by David Klemt

Irish Distilleries You Need to Know in 2024

by David Klemt

7-Year-Old Single Malt Mizunara Finish in Wicklow, Ireland

On Thursday, January 25, we honor a simple but delicious cocktail that can trace its roots back to Europe and the middle of the 19th century.

A bartender can serve this drink hot, chilled, or iced. And until somewhat recently, a bartender usually makes this cocktail with a spirit from one of just a few producers.

I’m talking about the venerable Irish Coffee.

Now, this could make for an interesting Drink Donnybrook. However, I’m going to focus on shining a spotlight on some Irish distilleries and labels you and your bar team should have on your radar.

Of course, there’s nothing wrong with making an Irish Coffee with one of the usual suspects. Indeed, it’s perfectly acceptable—traditional, even—to make yours with Jameson, Bushmills, Tullamore Dew, Redbreast, or Powers.

But while there’s nothing wrong with playing to expectations, making the choice to offer something different can set you, your team, and your venue apart.

As our buddy Chef Brian Duffy says, operators can charge premium menu prices only if they innovate. Pairing a lesser-known Irish whiskey with a local coffee roaster’s coffee would be an innovation that falls in line with Chef Duffy’s approach to pricing.

There are other ways to build an Irish Coffee as a premium cocktail. The quality of the whipped cream, for instance, is a consideration. For example, whipping the cream in front of guests is a premium touch.

Not the Usual Suspects

A lot is going on with Irish distilleries. We have more choice than we’ve had in several decades.

Check these Irish distilleries out today:

Several of these distilleries also produce other spirits, such as gin and vodka. And, of course, not every distillery produces spirits that are available to the US and Canada, currently.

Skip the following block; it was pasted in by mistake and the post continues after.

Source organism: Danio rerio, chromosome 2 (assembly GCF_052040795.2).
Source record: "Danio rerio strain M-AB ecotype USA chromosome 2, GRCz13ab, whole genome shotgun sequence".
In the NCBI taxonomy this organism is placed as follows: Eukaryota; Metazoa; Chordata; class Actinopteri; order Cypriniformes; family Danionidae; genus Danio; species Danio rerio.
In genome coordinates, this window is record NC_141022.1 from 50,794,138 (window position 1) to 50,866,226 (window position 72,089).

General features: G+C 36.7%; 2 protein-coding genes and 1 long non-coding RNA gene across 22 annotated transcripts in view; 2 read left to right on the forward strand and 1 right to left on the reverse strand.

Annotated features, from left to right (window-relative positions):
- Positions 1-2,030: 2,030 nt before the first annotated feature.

Still, it’s good to be aware of these distilleries and their brands so we can encourage suppliers to bring them to North America and beyond.

To learn more about Glendalough Distillery in particular, please listen to the Bar Hacks podcast episode below:

Hot Coffee

Let’s assume you’re going to with piping hot coffee, not serve your Irish Coffee on ice or frozen.

You’re going to want to ensure your glassware is heat resistant, of course. Let’s not burn the hands of our guests.

To that heat-resistant glassware, add one-and-a-half to two ounces of Irish whiskey. Next, add two to four teaspoons of sugar, or a half- to two-thirds-ounce of demerara syrup. Add three to four ounces of hot coffee, then top with quality whipped cream. When I say add the cream, I mean an inch or so, not just a wee bit.

You’ll notice that I’m using ranges of measurements. This is because you’re going to want to play around with your Irish Coffee to make it one of your signatures. That includes selecting your sweetener, whether that translates to brown sugar, syrup, or something else.

Now, if you’re after something different, check out the Frozen Irish Coffee from Erin Rose in New Orleans, or the recipe for the Dead Rabbit‘s Irish Coffee.


Image: Glendalough Distillery

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